Level 2 screening
After Level 1 information is gathered, experimental and computational screening tests should be performed to identify and characterize basic hazards, including self-reactivity or thermal stability, oxidizers, peroxide formation sensitivity, spontaneous combustibility, reactivity with air, shock sensitivity and incompatibility . A useful guide for identifying and managing basic hazards  is available free from the OSHA website on reactive chemical hazards (http://www.osha.gov/SLTC/reactivechemicals/). Even though the necessary tests incur more costs than Level 1 information searches, they still only require limited resources as part of hazard assessment to design and implement reliable chemical processes.
Included in a hazard assessment are scenarios or chains of events, developed to determine how the identified hazards can threaten process equipment and personnel. For this analysis, sensitivities of the chemicals to likely contaminants and conditions, as measured in screening tests, together with lessons learned from investigations of previous incidents involving the chemicals are extremely valuable. For each developed scenario, the potential consequence severity and the likelihood of each event are analyzed as needed to manage risk.
Experimental screening. Many calorimetric devices are available for testing reaction behavior at process and likely upset conditions. A Differential Scanning Calorimeter (DSC) is useful for examining a few milligrams of sample over wide ranges of temperature to identify exothermic processes and estimate evolved heat . Other small calorimeters, such as the ARSST , test a few grams of sample to estimate reaction behavior, including heat of reaction, and pressure change.
Computational screening. Although accurate measurements of reaction energies or heat are expensive, reaction energy can be calculated by subtracting the heats of formation of the products from those of the reactants. Experimental heats of formation are available for many molecules from the National Institute of Science and Technology (NIST) Webbook (http://webbook.nist.gov). Reaction energy can be used to develop parameters for reactivity prediction methods. An example reactivity parameter is the Computed Adiabatic Reaction Temperature (CART), which is the maximum temperature under adiabatic conditions from the heat of reaction and heat capacity of reaction components .
Especially for molecules with unusual functional groups and reactive intermediates, a calculation method is a convenient way to determine heats of formation when experimental values are not available. High-level quantum chemical calculations can rival experimental values in accuracy but can be time consuming and expensive <em dash> and often are not required. As screening tools, however, empirical and semi-empirical desktop software methods with usually acceptable accuracy are available at low cost.
The CHETAH computer program, which employs the Benson group additive method, is useful for estimating gas-phase heats of formation . MOPAC within the ChemOffice Ultra 2004 programs (http://www.cambridgesoft.com/) also calculates gas-phase heats of formation. MOPAC includes semi-empirical quantum methods, in which many of the electron interaction terms are neglected or replaced by empirical parameters based on measured data. These widely applicable methods are inexpensive and require only about a minute on a personal computer to calculate a heat of formation .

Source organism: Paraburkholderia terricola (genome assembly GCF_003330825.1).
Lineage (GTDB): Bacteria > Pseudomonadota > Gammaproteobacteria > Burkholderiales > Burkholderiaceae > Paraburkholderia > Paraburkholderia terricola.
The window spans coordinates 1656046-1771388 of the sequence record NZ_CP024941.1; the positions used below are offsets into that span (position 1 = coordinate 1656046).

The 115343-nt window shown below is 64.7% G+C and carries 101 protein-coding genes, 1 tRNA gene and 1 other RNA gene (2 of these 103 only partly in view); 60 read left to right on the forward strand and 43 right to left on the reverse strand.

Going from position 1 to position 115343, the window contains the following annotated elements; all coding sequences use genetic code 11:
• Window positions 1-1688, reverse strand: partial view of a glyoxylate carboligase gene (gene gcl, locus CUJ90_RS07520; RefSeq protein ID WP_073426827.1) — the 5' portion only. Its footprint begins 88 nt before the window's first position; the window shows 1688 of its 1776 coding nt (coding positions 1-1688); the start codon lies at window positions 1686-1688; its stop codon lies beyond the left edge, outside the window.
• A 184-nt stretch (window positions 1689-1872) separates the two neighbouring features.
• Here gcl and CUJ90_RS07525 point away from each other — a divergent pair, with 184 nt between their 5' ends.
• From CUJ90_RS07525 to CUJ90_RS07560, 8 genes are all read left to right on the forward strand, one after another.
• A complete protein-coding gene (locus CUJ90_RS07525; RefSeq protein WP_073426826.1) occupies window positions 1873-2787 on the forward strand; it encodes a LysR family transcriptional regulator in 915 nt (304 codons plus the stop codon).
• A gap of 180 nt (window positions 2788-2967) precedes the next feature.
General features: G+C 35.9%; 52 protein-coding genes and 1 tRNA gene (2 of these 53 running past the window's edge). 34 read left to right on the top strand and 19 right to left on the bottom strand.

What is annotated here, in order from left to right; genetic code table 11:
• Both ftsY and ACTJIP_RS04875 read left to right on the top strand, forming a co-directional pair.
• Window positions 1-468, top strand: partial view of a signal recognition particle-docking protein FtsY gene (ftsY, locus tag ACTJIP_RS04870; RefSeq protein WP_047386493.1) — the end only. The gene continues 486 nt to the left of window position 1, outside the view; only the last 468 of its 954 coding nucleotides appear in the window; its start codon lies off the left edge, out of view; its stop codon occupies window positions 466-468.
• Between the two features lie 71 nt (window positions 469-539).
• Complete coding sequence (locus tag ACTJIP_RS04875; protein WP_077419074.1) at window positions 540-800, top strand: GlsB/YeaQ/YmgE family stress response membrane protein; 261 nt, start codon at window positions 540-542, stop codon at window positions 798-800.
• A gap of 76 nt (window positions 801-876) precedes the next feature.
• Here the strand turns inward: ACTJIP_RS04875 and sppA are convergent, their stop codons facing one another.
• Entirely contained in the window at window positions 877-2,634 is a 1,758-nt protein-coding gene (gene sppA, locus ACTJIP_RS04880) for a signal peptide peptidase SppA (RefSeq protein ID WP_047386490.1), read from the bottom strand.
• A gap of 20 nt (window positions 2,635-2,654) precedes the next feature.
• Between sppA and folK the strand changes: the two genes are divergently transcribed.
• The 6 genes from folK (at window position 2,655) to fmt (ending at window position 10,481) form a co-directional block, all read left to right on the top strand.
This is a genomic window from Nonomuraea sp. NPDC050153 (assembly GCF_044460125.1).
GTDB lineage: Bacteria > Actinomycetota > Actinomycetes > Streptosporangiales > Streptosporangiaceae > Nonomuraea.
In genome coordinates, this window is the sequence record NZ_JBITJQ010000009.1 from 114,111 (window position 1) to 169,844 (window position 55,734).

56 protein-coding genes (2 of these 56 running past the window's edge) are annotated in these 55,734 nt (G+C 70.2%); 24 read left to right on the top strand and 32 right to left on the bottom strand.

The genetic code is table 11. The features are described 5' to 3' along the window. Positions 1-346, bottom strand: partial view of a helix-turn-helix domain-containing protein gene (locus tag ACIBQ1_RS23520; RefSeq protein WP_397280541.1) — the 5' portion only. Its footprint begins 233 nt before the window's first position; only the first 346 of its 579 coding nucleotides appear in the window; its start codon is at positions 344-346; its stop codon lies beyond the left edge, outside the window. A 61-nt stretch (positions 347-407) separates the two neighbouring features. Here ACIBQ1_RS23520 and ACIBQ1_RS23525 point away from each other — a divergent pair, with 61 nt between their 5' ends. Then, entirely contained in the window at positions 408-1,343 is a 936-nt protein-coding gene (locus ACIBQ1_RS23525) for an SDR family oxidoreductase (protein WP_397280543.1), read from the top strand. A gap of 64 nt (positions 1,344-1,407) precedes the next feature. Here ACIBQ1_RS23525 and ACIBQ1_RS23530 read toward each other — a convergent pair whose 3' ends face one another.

Employing a multi-leveled approach to hazard assessment, information gathering and hazard identification is the critical preliminary to hazard characterization. Each step along this assessment route should lower the overall risk. Examples of basic reactive chemical hazards from the CSB 167 incidents , summarized below, demonstrate that relatively low-cost Level 1 and 2 methods could have identified, and semi-quantitatively characterized, basic hazards that were involved in each incident.
CSB Incident No. 4, spontaneous combustibility. A fire appeared in a scrubber tank that contained mineral oil and alkyl aluminums, which are pyrophoric and ignite on contact with air or water. Although it could have been determined from a Level 1 search, the propensity of water-contaminated alkyl aluminums to self ignite and be an ignition source for mineral oil was not identified, so personnel had not prepared procedures for safe handling and use of these chemicals.
CSB Incident No. 167, oxidizer. Personnel were unclogging a dust collector that removed combustible dust, including ammonium perchlorate, a powerful oxidizing agent. The personnel were not aware of the dust-explosion initiation potential of ammonium perchlorate, which could have been discovered from a Level 1 search.
CSB Incident No. 11, thermal runaway polymerization, shock sensitivity. An overheated tank containing 80,000 gallons of acrylic acid required extensive spraying with water to prevent explosion. Acrylic acid is chemically stable under normal storage and handling conditions, but is sensitive to peroxide formation and exothermic polymerization in the presence of heat or contaminants that can deactivate peroxide formation inhibitors. Organic peroxides sensitivity to heat, shock and friction has resulted in many unexpected explosions. Also, with its relatively high freezing point of 14°C, acrylic acid often partly solidifies, with the peroxide formation inhibitor remaining in the liquid phase. Uninhibited acrylic acid polymerizes exothermically at ambient temperature and may accelerate to an explosive state. This basic information about acrylic acid, organic peroxides and potential runaway behavior could have been discovered from a Level 1 search that included records of previous incidents. Level 2 screening or higher-level tests could characterize the potential hazards and further reduce risk.